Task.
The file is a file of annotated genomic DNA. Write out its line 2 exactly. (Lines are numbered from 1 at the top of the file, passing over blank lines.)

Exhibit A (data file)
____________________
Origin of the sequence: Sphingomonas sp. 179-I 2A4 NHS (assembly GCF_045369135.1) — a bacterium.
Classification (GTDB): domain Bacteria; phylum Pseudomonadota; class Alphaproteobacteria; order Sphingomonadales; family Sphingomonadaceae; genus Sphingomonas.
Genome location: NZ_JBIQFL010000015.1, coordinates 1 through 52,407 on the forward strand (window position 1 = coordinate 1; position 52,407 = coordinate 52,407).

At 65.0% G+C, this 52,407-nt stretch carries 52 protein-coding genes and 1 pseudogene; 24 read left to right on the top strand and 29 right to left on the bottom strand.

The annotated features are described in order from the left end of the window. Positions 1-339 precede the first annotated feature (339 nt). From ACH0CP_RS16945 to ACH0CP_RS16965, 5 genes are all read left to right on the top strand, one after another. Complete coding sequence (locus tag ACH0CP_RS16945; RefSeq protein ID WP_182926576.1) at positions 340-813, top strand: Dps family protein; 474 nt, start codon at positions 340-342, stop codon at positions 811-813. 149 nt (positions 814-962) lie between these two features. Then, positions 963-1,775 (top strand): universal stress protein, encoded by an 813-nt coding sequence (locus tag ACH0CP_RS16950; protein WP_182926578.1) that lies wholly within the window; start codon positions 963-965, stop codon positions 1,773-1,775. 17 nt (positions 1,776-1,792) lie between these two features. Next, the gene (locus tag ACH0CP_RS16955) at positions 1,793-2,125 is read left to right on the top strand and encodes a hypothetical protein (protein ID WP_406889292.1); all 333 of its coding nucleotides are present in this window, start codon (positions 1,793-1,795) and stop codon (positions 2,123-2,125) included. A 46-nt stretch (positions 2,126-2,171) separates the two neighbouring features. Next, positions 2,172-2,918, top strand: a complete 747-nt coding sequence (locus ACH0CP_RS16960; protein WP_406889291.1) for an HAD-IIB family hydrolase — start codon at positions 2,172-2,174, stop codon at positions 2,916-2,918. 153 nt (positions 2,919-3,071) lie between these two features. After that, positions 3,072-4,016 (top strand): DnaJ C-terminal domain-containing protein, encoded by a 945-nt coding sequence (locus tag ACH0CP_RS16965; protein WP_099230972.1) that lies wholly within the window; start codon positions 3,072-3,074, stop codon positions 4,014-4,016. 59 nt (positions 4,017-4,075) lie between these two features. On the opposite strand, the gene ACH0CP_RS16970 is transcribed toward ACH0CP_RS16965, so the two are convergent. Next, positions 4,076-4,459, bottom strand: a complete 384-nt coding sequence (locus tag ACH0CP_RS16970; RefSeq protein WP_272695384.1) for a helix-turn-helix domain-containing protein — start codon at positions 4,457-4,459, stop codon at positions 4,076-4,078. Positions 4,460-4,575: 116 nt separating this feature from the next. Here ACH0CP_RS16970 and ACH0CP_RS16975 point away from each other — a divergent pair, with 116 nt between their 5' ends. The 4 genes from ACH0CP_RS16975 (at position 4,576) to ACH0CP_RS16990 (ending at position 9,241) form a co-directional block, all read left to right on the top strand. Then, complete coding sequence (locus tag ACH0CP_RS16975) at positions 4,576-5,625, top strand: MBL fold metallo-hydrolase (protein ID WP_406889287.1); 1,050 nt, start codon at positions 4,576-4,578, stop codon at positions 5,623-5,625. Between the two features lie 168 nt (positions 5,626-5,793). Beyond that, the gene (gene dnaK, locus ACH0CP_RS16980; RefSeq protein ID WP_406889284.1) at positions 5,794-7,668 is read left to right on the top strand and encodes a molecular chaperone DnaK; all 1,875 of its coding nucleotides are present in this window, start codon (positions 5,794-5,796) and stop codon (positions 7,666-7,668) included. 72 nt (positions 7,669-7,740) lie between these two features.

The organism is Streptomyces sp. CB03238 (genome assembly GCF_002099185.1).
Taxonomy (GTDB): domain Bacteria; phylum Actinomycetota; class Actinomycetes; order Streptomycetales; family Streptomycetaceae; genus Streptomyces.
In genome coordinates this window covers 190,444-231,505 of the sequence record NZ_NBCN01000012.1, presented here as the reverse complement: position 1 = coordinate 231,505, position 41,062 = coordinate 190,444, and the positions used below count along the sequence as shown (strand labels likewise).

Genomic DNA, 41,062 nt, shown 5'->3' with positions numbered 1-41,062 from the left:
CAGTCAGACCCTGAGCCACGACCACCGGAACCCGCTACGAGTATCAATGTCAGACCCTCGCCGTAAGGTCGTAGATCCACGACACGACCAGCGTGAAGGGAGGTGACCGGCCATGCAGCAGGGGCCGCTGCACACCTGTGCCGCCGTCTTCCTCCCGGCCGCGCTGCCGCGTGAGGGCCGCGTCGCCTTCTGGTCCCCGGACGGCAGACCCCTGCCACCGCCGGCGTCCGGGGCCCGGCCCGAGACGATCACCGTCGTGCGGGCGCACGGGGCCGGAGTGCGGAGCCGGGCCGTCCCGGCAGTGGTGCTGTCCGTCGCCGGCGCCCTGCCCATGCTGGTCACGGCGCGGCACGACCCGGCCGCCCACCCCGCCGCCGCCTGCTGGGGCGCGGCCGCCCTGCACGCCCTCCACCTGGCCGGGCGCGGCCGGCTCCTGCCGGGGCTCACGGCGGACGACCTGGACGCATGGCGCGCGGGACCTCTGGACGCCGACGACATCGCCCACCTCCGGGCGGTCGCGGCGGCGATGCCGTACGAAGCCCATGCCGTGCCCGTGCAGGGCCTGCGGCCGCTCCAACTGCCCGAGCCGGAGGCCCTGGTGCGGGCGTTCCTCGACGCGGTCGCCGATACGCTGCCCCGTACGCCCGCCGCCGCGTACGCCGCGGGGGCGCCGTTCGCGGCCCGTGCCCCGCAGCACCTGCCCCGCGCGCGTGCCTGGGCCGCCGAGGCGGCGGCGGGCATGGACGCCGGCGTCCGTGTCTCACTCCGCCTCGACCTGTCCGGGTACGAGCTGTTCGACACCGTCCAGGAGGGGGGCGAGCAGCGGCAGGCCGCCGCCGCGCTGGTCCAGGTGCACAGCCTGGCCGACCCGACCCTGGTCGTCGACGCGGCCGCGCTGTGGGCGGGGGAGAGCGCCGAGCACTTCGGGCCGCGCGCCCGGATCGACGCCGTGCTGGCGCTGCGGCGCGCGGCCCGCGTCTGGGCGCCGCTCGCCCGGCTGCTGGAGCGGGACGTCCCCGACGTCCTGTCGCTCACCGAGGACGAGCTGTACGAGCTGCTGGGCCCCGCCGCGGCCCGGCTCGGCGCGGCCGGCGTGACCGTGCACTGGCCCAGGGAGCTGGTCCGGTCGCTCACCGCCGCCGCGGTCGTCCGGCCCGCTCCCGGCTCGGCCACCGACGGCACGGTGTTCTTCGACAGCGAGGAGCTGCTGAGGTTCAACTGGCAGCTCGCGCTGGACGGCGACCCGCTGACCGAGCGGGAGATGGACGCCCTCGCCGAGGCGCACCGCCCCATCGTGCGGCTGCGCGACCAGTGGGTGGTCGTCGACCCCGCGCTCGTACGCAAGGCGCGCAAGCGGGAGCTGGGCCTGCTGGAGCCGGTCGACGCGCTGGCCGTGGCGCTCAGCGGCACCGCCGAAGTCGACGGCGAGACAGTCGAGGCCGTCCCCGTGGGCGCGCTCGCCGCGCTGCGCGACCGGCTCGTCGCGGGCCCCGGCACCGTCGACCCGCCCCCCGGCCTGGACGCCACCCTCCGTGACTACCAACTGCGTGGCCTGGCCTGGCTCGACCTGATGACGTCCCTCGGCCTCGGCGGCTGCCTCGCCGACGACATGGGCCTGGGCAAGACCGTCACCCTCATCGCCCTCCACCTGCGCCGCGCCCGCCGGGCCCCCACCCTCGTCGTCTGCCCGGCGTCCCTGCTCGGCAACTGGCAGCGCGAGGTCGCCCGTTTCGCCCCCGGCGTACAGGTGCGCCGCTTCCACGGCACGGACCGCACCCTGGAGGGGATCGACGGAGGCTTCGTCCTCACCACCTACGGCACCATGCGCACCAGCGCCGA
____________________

Classification (GTDB): domain Bacteria; phylum Pseudomonadota; class Alphaproteobacteria; order Sphingomonadales; family Sphingomonadaceae; genus Sphingomonas.